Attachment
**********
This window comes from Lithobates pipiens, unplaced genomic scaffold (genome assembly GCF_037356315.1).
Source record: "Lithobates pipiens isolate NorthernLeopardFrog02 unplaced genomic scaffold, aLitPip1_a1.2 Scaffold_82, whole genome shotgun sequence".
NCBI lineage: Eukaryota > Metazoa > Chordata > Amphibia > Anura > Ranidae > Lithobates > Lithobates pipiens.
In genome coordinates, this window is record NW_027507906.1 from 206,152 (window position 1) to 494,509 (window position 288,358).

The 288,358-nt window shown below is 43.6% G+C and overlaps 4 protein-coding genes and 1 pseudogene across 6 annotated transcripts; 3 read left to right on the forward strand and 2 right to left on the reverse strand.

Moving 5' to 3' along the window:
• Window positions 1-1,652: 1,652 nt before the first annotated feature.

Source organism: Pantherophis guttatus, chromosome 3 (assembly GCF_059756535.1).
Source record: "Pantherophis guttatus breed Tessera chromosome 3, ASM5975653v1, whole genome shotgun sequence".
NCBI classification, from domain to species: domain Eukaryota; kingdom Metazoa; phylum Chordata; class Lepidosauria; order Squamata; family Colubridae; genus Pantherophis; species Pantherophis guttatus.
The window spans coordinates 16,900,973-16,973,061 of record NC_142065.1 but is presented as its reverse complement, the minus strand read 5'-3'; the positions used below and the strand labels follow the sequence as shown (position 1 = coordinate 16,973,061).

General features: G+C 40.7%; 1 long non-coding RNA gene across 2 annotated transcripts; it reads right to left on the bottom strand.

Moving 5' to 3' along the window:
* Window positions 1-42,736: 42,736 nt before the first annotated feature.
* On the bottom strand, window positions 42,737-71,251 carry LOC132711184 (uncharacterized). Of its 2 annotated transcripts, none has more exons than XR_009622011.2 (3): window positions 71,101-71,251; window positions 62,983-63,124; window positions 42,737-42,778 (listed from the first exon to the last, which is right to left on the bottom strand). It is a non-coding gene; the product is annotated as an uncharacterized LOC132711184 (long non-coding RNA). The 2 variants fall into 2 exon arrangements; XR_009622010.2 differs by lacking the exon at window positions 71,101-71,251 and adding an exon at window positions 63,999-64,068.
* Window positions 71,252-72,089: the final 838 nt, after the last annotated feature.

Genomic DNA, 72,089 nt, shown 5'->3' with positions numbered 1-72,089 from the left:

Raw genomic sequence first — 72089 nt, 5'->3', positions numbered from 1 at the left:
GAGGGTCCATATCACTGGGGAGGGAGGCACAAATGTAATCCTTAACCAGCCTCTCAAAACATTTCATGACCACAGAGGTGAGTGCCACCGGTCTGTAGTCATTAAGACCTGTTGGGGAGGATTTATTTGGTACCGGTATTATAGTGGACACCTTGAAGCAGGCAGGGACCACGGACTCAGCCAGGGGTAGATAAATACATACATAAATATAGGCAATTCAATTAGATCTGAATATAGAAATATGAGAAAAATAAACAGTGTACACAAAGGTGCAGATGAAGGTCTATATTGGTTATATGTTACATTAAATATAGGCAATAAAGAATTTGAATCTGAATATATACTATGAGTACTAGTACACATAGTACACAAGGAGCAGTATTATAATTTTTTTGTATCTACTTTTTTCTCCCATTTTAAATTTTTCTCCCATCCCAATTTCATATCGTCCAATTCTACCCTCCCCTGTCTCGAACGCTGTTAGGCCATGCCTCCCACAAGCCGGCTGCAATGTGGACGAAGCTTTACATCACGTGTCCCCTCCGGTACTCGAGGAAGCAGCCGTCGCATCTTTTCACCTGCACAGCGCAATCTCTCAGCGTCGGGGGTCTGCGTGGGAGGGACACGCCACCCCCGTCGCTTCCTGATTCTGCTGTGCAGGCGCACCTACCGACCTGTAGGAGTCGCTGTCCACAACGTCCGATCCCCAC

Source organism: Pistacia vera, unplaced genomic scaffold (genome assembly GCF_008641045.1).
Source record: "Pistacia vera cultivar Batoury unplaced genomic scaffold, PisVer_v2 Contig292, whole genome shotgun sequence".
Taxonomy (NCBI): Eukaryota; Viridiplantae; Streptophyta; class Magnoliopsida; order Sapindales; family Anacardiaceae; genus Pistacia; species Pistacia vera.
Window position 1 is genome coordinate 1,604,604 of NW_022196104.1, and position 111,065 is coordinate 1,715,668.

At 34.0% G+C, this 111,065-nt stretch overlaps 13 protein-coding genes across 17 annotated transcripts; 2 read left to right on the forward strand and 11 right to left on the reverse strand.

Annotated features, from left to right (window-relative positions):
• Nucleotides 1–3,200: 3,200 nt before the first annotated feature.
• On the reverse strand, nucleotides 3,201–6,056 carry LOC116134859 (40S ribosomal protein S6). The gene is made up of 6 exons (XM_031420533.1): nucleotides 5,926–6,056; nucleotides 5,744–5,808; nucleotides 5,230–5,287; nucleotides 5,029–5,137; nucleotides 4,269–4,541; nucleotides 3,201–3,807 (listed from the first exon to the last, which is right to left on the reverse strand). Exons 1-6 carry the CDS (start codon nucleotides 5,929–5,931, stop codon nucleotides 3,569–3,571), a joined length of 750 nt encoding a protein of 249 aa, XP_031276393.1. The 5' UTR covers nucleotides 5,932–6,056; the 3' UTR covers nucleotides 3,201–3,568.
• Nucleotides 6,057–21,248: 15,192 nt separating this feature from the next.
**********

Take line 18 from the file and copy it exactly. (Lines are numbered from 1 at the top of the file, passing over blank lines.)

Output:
Raw genomic sequence first — 72089 nt, 5'->3', positions numbered from 1 at the left: